Surigao divers worried over proliferation of starfish damaging coral reefs

SURIGAO CITY (MindaNews/28 March) – Divers here have been alarmed over the reported invasion of the poisonous crown-of-thorns starfish (Acanthaster planci) damaging coral reefs in the area’s diving sites.

Blaming climate change and over-collection of the pest starfish’s predators as culprit, Surigao Dive Club members are actively eliminating this kind of starfish.

Diver Louie Ng said he has seen many of the crown-of-thorns starfish in some diving spots in this city.

“We noticed they are growing in terms of numbers and they are not just a great threat to marine life but to the life cycle as a whole,” he said.

Ng said he is worried that if this marine creature will devour all the corals, Surigao fisherfolks who depend on their daily catch may eventually lose their livelihood.

Fellow diver Aris B. Servillas told MindaNews that they usually get to see this noxious starfish in parts of Punta Bilar and Basul Island.

Servillas lamented that aside from existing dynamite fishing in Basul Island, this creature greatly contributes to the destruction of the corals.

Dive master Johann Jake B. Miranda said they have removed over a thousand of the crown-of-thorns starfish since last year.

Meanwhile, Darwin Brain Lawas, project officer of Green Mindanao Association Inc., said the influx of this kind of starfish in coral reefs in some parts of the country like Surigao is blamed on climate change and the over harvesting of its natural prey, Triton’s trumpet (Charonia tritonis) shell.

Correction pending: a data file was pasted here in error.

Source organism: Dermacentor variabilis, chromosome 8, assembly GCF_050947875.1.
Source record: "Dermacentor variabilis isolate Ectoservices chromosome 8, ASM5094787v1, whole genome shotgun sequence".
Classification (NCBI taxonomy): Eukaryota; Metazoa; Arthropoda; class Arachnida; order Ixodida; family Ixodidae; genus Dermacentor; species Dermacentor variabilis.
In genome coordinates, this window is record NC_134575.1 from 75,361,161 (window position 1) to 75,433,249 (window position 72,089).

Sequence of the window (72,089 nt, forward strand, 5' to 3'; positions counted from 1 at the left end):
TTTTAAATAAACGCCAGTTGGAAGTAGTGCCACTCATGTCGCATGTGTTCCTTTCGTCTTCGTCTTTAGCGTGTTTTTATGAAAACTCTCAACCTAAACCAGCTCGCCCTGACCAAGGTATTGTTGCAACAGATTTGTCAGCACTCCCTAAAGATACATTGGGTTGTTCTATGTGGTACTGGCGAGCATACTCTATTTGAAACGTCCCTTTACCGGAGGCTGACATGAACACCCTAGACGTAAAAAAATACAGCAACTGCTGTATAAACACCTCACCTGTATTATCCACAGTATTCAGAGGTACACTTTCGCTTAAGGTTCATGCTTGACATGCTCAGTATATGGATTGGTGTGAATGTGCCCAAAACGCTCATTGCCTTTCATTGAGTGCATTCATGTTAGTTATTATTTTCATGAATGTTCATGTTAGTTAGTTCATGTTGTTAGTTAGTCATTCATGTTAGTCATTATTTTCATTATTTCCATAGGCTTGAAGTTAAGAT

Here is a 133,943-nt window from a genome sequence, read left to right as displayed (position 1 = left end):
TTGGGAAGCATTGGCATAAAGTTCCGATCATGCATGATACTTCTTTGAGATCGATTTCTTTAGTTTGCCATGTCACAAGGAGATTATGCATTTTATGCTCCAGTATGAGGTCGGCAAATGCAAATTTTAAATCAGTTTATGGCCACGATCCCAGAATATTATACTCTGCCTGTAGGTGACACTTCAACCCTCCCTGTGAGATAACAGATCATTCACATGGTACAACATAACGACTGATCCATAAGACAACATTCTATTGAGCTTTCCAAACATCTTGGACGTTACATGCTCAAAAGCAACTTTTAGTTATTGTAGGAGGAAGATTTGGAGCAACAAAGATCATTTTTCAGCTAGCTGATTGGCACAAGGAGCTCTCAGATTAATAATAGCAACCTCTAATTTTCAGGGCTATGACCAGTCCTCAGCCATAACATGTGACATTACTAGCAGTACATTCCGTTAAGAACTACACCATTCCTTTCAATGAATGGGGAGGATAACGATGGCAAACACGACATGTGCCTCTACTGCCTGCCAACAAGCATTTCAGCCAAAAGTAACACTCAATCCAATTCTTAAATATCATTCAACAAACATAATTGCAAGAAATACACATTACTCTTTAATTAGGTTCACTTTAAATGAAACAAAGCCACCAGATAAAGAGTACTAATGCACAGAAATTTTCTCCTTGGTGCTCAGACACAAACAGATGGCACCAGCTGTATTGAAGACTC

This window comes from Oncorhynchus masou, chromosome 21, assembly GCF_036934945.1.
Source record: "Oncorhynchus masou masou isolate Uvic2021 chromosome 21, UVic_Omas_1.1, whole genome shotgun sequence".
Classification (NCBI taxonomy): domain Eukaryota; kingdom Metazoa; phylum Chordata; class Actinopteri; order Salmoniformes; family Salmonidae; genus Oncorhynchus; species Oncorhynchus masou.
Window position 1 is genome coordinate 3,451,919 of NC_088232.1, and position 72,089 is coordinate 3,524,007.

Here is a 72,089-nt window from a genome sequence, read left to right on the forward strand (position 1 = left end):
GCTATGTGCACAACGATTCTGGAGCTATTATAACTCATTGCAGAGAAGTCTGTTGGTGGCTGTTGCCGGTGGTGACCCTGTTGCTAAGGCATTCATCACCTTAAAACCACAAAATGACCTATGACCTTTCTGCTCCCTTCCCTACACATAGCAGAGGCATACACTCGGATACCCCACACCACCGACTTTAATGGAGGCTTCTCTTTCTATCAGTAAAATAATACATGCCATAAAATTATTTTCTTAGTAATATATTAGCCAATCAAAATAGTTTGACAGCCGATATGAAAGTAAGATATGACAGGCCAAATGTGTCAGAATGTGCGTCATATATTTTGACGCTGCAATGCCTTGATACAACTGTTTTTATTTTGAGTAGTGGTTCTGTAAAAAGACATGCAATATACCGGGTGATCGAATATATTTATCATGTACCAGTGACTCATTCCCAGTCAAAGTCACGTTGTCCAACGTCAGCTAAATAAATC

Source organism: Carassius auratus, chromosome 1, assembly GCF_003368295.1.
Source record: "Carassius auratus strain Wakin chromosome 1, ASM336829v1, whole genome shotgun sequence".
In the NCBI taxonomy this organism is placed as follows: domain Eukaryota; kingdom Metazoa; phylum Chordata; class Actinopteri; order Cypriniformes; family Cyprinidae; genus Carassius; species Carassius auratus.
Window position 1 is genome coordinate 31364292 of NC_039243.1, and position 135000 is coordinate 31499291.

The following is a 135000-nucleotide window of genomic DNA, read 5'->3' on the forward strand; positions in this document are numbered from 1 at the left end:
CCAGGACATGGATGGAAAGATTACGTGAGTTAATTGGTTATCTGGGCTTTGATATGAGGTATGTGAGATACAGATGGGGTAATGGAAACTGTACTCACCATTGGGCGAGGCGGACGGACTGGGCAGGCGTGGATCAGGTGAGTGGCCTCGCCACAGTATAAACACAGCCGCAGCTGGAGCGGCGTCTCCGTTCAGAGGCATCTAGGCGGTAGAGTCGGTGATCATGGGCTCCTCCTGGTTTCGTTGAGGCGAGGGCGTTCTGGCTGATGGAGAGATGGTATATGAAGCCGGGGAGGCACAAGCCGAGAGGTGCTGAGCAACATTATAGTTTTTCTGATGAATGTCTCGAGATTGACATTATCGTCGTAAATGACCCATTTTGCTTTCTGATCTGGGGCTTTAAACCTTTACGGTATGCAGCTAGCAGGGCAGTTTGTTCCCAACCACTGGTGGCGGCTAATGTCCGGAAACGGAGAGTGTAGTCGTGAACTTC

Lawas said there are only two ways to stop the infestation – manual extraction of the starfish and underwater injection of sodium bisulfate to the pest.

He added that crown-of-thorns starfish eat the corals through sucking. A single starfish can eat five to six square meters of corals per year.

He a female crown-of-thorns starfish is capable of producing 60 million eggs per season. An adult starfish can grow from 9.8 to 14 inches, and can have up to 21 arms.

Lawas warned those who want to help in removing the starfish from corals because its long and sharp spines are venomous and could inflict painful wounds that are slow to heal.

Nerio Casil, regional director of the Bureau of Fisheries and Aquatic Resources (BFAR), said they will verify the divers’ report.

BFAR reported earlier this month that infestation has been noted in Southern Leyte towns like Padre Burgos, Macrohon and Maasin City, which is close to Surigao City. (Roel N. Catoto / MindaNews)